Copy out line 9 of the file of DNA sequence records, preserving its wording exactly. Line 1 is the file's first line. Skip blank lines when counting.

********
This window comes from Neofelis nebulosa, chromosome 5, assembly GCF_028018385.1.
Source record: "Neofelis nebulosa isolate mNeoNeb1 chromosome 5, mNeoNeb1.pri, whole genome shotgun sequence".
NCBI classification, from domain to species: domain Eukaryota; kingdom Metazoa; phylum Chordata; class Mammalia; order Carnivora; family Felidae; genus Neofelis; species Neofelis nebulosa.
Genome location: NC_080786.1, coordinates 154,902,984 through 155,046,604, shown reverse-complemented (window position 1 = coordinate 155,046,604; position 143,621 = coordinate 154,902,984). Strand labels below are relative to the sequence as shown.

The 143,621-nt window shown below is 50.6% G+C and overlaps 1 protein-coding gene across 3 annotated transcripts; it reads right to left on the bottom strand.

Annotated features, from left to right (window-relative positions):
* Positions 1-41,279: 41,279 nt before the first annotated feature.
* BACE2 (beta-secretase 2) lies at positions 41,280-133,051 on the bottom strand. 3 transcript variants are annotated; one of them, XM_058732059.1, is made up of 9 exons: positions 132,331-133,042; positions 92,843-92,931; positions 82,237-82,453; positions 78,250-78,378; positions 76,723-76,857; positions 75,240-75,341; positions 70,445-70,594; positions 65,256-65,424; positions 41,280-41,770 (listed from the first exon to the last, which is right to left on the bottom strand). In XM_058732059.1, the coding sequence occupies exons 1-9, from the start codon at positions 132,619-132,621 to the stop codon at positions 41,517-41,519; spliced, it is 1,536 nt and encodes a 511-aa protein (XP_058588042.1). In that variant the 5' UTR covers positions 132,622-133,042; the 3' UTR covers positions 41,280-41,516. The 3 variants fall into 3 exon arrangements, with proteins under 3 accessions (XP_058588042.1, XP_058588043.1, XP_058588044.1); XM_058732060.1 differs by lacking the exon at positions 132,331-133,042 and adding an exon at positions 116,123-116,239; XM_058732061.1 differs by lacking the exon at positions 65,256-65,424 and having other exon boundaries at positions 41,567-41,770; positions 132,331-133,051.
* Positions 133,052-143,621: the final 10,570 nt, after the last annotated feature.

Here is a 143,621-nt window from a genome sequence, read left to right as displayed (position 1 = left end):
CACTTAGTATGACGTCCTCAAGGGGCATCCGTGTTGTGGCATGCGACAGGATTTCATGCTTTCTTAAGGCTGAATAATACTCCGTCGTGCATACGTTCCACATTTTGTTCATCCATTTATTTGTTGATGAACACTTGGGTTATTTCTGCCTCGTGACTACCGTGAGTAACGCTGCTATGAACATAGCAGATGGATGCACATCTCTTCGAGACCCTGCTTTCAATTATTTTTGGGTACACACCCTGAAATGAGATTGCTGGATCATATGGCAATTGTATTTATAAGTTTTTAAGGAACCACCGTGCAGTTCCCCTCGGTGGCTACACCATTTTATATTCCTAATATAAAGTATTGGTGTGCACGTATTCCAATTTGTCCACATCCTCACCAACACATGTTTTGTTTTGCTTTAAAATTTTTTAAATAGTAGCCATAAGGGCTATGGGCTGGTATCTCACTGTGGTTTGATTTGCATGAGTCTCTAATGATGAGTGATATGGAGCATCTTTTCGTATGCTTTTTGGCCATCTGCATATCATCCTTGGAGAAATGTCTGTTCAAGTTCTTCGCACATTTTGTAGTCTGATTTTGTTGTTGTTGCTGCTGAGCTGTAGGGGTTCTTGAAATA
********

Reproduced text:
* Positions 133,052-143,621: the final 10,570 nt, after the last annotated feature.